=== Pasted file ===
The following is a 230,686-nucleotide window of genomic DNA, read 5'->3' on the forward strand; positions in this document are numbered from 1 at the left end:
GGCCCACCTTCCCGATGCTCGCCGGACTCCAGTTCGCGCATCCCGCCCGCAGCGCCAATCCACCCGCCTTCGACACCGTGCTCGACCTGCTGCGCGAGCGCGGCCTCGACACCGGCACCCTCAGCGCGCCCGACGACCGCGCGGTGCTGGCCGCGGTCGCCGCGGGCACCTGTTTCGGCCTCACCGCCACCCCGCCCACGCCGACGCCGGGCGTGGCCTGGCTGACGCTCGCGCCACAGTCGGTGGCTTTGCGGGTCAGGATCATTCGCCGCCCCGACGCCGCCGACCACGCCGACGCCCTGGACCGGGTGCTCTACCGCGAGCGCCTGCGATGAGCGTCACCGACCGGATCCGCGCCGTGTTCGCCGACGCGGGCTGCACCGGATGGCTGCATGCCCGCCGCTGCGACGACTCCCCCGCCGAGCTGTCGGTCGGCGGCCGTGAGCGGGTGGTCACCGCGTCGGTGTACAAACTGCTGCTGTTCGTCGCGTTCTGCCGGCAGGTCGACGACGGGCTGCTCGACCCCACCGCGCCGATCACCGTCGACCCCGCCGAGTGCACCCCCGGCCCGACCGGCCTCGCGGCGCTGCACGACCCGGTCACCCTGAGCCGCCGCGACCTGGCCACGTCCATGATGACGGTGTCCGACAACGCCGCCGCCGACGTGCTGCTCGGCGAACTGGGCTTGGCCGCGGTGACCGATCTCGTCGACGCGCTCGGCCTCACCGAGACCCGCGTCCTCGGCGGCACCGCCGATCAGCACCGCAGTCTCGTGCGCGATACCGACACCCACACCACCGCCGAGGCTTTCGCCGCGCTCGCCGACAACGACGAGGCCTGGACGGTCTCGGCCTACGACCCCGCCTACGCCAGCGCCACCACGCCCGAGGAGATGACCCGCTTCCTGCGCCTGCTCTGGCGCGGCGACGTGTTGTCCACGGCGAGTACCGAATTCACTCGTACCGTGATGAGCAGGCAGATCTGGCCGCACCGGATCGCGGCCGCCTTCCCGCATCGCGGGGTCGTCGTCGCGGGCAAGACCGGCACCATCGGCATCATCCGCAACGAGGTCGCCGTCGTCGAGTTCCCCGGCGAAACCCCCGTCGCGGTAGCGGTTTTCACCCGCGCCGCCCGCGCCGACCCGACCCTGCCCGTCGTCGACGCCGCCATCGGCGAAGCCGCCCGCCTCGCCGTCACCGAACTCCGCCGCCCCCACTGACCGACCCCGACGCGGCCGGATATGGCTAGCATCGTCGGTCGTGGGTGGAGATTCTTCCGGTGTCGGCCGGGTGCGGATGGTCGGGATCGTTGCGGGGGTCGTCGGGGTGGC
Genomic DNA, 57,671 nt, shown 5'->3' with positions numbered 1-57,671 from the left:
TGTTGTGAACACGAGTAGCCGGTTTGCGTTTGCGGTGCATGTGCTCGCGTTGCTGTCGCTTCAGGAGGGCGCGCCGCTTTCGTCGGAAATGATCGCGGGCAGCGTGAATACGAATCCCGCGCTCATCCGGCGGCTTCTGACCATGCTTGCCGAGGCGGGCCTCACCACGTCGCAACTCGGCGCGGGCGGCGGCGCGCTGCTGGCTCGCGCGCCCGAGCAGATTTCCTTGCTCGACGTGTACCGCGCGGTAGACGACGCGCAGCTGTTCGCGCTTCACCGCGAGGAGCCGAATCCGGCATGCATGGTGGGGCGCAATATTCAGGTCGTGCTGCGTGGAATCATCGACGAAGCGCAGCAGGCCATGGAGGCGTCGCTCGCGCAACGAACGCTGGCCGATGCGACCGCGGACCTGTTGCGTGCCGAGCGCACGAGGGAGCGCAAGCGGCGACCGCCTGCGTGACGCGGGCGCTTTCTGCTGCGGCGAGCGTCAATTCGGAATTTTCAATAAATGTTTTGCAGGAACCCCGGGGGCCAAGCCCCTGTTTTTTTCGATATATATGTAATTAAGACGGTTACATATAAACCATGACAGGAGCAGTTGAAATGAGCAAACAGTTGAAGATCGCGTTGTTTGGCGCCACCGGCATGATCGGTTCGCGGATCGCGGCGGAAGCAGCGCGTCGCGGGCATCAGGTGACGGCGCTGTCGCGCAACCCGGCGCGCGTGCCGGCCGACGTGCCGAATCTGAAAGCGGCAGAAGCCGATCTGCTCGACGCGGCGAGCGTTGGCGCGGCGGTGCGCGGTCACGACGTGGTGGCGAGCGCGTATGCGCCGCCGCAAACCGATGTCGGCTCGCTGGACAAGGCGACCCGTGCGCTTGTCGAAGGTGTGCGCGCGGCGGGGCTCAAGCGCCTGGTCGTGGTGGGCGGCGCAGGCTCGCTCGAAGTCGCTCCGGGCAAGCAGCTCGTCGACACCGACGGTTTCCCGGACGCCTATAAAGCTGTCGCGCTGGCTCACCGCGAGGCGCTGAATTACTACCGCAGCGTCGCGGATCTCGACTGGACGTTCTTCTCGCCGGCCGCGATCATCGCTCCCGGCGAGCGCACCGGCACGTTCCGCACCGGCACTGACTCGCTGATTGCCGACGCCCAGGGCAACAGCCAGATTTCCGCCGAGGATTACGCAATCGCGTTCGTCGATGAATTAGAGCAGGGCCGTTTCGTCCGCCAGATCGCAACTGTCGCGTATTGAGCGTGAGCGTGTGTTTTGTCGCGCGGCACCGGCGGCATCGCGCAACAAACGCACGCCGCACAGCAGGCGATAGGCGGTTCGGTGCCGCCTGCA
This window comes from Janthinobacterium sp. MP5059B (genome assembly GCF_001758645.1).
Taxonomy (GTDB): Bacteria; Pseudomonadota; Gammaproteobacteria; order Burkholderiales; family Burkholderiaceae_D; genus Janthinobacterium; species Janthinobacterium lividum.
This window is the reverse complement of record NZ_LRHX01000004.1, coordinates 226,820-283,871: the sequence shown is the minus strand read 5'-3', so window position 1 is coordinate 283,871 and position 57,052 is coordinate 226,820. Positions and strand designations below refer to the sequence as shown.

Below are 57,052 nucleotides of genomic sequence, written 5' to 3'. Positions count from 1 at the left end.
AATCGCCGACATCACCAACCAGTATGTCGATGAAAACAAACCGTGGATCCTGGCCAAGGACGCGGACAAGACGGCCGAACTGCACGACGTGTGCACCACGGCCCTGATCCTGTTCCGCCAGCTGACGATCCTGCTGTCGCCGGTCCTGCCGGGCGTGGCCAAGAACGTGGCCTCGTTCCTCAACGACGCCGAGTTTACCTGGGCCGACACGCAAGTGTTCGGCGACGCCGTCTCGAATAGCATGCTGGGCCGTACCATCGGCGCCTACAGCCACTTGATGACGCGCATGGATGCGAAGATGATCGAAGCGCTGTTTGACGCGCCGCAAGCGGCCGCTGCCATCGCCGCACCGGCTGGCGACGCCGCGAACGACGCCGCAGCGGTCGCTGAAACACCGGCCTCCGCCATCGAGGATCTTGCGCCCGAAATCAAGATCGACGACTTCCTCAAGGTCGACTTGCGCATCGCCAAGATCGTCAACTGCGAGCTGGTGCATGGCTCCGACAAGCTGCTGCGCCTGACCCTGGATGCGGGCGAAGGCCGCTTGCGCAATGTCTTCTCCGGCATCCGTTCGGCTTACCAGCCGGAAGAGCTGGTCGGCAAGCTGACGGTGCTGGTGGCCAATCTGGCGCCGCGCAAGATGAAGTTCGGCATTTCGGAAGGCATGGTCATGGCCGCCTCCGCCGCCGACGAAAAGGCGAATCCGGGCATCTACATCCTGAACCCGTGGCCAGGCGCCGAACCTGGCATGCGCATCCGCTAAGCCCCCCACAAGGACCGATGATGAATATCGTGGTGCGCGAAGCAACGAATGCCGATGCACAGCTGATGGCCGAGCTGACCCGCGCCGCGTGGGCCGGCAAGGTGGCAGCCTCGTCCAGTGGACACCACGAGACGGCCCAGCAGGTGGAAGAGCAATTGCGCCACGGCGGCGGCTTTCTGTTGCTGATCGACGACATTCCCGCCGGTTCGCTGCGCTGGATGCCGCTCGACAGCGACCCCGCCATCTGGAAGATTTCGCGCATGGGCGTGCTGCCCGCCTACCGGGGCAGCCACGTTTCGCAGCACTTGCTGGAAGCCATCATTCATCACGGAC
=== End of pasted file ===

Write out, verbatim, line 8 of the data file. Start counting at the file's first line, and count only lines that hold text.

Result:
Below are 57,052 nucleotides of genomic sequence, written 5' to 3'. Positions count from 1 at the left end.